Conservatives Long for the Sad Days of Yesteryear
Leonard Pitts Jr.
Well, I sure got that one wrong.
Four years ago, on the eve of the last presidential election, I wrote in this space of how the country has spent much of the last three decades "re-litigating" the 1960s, arguing over the changes wrought in that decade. As far as social justice is concerned, of course, the 1960s stand second only to the 1860s as the most profoundly transformative decade in American history. It was in those years that black folks came off the back of the bus, women came out of the kitchen, Hispanics came off the margins and gay people first peeked beyond the closet.
Conservatives have been trying to repeal the decade ever since, a crusade that seemed to reach its greatest clarity and lowest depth in the rush to define a certain jug-eared senator from
For his supporters, it helped make him the embodiment of "hope" and "change," the renewal of inchoate liberal promises that died with
"You know what I hope
He wasn't. That's what I got wrong.
There are, after all, many words you could use to describe the period from 2008 to now. "Reconciliation" is not one of them. To the contrary, the nation has endured a four-year temper tantrum of shrillness and ferocity nearly unparalleled in history. You have to go back to the 1960s, or maybe even the 1850s, to find a time when America was this angry with itself.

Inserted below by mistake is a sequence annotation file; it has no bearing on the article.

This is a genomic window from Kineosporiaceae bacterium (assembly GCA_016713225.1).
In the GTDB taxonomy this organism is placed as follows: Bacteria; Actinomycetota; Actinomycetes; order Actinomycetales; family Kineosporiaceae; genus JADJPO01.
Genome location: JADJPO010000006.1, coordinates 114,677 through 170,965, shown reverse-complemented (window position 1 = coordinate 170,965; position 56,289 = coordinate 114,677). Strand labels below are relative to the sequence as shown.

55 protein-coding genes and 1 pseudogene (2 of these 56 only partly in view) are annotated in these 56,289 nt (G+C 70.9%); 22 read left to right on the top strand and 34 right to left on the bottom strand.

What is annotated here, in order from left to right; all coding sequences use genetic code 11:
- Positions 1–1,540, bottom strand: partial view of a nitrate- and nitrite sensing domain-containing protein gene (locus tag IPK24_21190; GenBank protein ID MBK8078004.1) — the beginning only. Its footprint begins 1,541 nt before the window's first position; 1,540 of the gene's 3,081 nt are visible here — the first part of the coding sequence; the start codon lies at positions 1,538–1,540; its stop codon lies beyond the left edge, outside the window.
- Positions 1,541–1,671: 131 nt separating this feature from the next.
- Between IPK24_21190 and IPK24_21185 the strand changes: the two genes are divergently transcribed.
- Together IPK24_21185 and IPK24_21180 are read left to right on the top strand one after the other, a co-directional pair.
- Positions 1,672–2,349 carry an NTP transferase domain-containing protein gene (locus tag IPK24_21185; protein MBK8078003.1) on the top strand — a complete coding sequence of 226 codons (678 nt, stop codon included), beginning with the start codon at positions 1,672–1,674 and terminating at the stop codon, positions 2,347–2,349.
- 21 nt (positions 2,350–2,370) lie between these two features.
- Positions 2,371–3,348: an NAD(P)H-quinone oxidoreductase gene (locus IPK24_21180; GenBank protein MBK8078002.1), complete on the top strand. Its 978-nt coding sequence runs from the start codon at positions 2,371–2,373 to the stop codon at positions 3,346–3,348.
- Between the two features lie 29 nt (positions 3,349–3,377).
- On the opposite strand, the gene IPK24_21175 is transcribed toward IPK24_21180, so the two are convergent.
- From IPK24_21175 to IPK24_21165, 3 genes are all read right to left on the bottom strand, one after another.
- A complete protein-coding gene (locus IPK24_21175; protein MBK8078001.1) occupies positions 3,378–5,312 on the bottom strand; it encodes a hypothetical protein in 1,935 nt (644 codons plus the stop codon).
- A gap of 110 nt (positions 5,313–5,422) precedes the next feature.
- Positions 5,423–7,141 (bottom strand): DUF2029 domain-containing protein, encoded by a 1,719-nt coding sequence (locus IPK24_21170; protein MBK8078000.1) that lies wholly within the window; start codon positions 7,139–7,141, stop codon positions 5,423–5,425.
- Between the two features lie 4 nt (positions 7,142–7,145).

Far from putting the '60s to rest, we have seen a fresh assault on what had previously been considered the settled gains of that era. I mean, who could have predicted this election season would see debates on women's reproductive health? Or, that we'd have to defend the Civil Rights Act of 1964 and the Voting Rights Act of 1965? Or that the state of
Lord, have mercy. It's like they can't help themselves.
"Restore Our Future" goes the name of a conservative super PAC. It seems increasingly obvious, though, that the idea here is to restore our past. Except, it's less a real past than a collective yearning for the perceived simplicity and normalcy of yesterday. And it is not "ours" in any sense, belonging instead to the collective memory of those who had the color, gender, ethnicity or sexual orientation that signified rightness back in that mythic long ago.
In a word, it is not real -- and never was.
Yet, the power it holds over conservative minds is proved in the decibel level of the temper tantrum, the desperate fury of the resistance. We have seen rocks flying through windows and weapons taken to presidential speeches. We have seen the president called the antichrist and accused of favoring white slavery. We have seen brazen schemes of voter suppression that must have
Now, finally, we see
It turns out the mythic past dies harder than anyone ever knew.
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Conservatives Long for the Sad Days of Yesteryear | Politics
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